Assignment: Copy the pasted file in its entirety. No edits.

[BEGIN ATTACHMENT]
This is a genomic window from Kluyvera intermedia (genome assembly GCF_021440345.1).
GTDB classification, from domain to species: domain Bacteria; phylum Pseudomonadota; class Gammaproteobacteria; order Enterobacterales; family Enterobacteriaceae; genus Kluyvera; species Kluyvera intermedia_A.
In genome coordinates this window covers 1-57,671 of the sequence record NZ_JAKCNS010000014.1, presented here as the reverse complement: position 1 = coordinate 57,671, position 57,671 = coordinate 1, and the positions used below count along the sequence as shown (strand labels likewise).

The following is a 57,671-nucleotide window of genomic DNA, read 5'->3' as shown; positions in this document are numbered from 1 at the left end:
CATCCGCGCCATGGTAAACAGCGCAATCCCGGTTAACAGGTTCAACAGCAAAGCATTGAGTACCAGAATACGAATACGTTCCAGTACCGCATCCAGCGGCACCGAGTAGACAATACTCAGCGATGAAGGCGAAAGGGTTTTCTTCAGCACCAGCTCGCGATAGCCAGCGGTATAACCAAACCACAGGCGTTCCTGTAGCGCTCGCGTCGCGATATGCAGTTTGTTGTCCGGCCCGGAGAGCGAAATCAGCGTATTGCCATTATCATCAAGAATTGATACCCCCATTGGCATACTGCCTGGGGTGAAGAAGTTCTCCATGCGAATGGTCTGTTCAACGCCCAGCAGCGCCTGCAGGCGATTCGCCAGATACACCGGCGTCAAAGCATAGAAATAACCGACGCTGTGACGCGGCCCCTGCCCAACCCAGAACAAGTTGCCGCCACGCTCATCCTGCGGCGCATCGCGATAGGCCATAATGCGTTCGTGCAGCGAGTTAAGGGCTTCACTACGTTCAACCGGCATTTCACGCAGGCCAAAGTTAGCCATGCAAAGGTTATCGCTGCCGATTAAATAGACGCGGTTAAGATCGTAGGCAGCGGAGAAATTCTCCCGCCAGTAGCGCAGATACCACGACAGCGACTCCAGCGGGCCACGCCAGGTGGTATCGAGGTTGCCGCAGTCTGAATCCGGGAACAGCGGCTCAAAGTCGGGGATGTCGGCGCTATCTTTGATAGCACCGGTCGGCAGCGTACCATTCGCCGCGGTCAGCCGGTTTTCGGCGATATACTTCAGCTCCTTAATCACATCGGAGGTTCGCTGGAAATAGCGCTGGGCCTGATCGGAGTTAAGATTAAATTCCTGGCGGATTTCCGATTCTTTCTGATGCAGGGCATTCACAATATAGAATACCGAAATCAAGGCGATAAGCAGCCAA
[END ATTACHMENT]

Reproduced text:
This is a genomic window from Kluyvera intermedia (genome assembly GCF_021440345.1).
GTDB classification, from domain to species: domain Bacteria; phylum Pseudomonadota; class Gammaproteobacteria; order Enterobacterales; family Enterobacteriaceae; genus Kluyvera; species Kluyvera intermedia_A.
In genome coordinates this window covers 1-57,671 of the sequence record NZ_JAKCNS010000014.1, presented here as the reverse complement: position 1 = coordinate 57,671, position 57,671 = coordinate 1, and the positions used below count along the sequence as shown (strand labels likewise).

The following is a 57,671-nucleotide window of genomic DNA, read 5'->3' as shown; positions in this document are numbered from 1 at the left end:
CATCCGCGCCATGGTAAACAGCGCAATCCCGGTTAACAGGTTCAACAGCAAAGCATTGAGTACCAGAATACGAATACGTTCCAGTACCGCATCCAGCGGCACCGAGTAGACAATACTCAGCGATGAAGGCGAAAGGGTTTTCTTCAGCACCAGCTCGCGATAGCCAGCGGTATAACCAAACCACAGGCGTTCCTGTAGCGCTCGCGTCGCGATATGCAGTTTGTTGTCCGGCCCGGAGAGCGAAATCAGCGTATTGCCATTATCATCAAGAATTGATACCCCCATTGGCATACTGCCTGGGGTGAAGAAGTTCTCCATGCGAATGGTCTGTTCAACGCCCAGCAGCGCCTGCAGGCGATTCGCCAGATACACCGGCGTCAAAGCATAGAAATAACCGACGCTGTGACGCGGCCCCTGCCCAACCCAGAACAAGTTGCCGCCACGCTCATCCTGCGGCGCATCGCGATAGGCCATAATGCGTTCGTGCAGCGAGTTAAGGGCTTCACTACGTTCAACCGGCATTTCACGCAGGCCAAAGTTAGCCATGCAAAGGTTATCGCTGCCGATTAAATAGACGCGGTTAAGATCGTAGGCAGCGGAGAAATTCTCCCGCCAGTAGCGCAGATACCACGACAGCGACTCCAGCGGGCCACGCCAGGTGGTATCGAGGTTGCCGCAGTCTGAATCCGGGAACAGCGGCTCAAAGTCGGGGATGTCGGCGCTATCTTTGATAGCACCGGTCGGCAGCGTACCATTCGCCGCGGTCAGCCGGTTTTCGGCGATATACTTCAGCTCCTTAATCACATCGGAGGTTCGCTGGAAATAGCGCTGGGCCTGATCGGAGTTAAGATTAAATTCCTGGCGGATTTCCGATTCTTTCTGATGCAGGGCATTCACAATATAGAATACCGAAATCAAGGCGATAAGCAGCCAA